The strong demonstration of Western solidarity with the United Kingdom in response to the March 4 poisoning of double agent Sergei Skripal and his daughter Yulia in Salisbury, England, by a nerve agent known as “Novichok,” secretly developed in the Soviet Union, has apparently caught Moscow by surprise. Some 28 countries, together with the North Atlantic Treaty Organization (NATO), announced they are expelling over 150 Russian diplomats allegedly connected to Moscow’s intelligence services. Four states—Luxemburg, Malta, Portugal and Slovakia—have recalled their ambassadors from Moscow “for consultations,” in solidarity with Britain, without expelling diplomats. Russian officials angrily denounced the mass expulsions. Foreign Minister Sergei Lavrov has promised a “strong response” and accused Western governments of “blindly yielding to a campaign of colossal pressure and blackmail coming from Washington” (Interfax, March 28).
In the early stages of the Skripal crisis the dominant opinion in Moscow was different: the UK was seen as feeble and isolated by Brexit, with a weak government and prime minister. A disunited West was seen as incapable of acting together coherently (Interfax, March 14; see EDM, March 15). The unprecedented act of coordinated expulsions came as a nasty surprise. The biggest disappointment turned out to be President Donald Trump, who, on March 20, had phoned President Vladimir Putin, congratulating him on his reelection, and both leaders agreed to begin work on planning a future summit. This apparently friendly phone call was interpreted in Moscow as effectively undermining British attempts to mobilize a joint Western response to the Skripal poisoning case. Russian diplomats in Washington expressed optimism about the possibility of serious negotiation beginning about strategic security issues, as Putin proposed in his address to parliament on March 1, 2018 (Kommersant, March 28). When it turned out the US was expelling more Russians than any other country—some 60, including delegation members of Russia’s mission to the United Nations—and, furthermore, was closing a Russian consulate in Seattle, the disappointment turned into anger.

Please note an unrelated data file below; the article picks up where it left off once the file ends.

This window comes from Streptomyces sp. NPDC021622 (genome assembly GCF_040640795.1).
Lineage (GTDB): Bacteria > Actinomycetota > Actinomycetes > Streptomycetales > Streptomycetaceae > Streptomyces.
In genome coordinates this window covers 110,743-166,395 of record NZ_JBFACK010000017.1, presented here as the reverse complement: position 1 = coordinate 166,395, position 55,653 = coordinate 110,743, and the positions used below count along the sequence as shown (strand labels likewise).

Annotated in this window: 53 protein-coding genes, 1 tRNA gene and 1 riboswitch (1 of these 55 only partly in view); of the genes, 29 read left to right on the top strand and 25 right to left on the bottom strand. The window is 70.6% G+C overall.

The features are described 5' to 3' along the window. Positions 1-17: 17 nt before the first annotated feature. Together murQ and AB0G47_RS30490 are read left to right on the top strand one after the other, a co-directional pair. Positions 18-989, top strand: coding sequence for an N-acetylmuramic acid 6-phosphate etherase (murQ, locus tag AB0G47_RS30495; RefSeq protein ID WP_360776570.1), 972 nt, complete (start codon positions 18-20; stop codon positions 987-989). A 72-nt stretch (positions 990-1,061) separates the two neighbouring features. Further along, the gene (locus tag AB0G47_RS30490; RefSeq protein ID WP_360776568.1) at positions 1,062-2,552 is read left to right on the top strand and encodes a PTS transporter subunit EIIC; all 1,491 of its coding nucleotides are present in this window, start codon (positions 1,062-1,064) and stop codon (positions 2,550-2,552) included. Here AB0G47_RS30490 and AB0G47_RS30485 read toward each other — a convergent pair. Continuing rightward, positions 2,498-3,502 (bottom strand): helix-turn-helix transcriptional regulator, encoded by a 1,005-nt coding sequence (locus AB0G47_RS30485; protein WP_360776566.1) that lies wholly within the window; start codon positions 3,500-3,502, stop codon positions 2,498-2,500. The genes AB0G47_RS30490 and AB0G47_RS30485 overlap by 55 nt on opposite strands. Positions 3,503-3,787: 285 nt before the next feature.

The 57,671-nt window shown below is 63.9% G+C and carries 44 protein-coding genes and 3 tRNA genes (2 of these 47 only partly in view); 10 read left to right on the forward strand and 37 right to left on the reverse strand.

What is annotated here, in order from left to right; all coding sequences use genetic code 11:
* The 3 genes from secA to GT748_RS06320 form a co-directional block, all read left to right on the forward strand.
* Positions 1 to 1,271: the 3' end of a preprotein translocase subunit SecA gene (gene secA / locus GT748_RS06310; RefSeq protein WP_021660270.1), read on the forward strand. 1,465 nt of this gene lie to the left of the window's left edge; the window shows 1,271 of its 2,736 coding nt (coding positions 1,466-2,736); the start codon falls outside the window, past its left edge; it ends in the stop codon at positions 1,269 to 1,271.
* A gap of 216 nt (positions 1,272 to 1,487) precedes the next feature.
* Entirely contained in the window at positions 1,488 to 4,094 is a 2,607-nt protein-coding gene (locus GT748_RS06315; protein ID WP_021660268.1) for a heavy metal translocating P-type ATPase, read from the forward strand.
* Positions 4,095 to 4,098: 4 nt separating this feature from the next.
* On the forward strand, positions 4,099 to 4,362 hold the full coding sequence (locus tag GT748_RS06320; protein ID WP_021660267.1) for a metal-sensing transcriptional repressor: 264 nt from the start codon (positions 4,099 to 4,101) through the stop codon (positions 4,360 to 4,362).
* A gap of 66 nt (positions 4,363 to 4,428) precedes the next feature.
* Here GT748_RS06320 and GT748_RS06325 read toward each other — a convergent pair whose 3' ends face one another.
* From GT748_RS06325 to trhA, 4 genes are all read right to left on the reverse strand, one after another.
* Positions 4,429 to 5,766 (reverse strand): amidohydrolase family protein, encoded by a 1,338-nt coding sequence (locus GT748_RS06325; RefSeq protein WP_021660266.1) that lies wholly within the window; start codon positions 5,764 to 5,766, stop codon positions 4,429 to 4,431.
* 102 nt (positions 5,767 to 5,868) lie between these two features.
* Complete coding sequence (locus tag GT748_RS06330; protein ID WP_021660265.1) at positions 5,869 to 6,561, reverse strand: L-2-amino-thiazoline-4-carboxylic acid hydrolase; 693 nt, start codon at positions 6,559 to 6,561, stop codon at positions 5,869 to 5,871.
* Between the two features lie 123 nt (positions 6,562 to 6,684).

According to the pro-Kremlin news site Vzglad, Moscow may, in turn send home more US diplomats, effectively crippling the United States’ embassy and making it almost impossible for Russian citizens to obtain visas to visit the US. Apparently, even more importantly, according to Vzglad, Putin may write off Trump as a person with whom it is impossible to make deals because he does not control his own administration. Trump’s apparent good intentions and his often expressed desire to reach deals with Putin is recognized in Moscow; but his ability to deliver is increasingly in doubt (Vzglad, March 26).
The Russian state propaganda machine has been portraying the Western demonstration of unity in expulsions as halfhearted and incomplete. Austria has been praised for “resisting British pressure” and refusing to expel any Russian diplomats (Interfax, March 28). Germany has announced it will allow Russia to replace the four diplomats it is expelling, which is also interpreted as a positive development (Interfax, March 28). While the expulsions crisis was unfolding, the German authorities issued their final legal authorization, allowing Gazprom to begin building the Nord Stream Two natural gas export pipeline from Russia to Germany under the Baltic Sea, bypassing Ukraine—a project Washington opposes. This development was lauded as “business as usual” despite all the diplomatic fuss. Gazprom is now awaiting final approval by Finland, Sweden and Denmark, and planning to begin laying the pipes underwater already this year (RIA Novosti, March 27).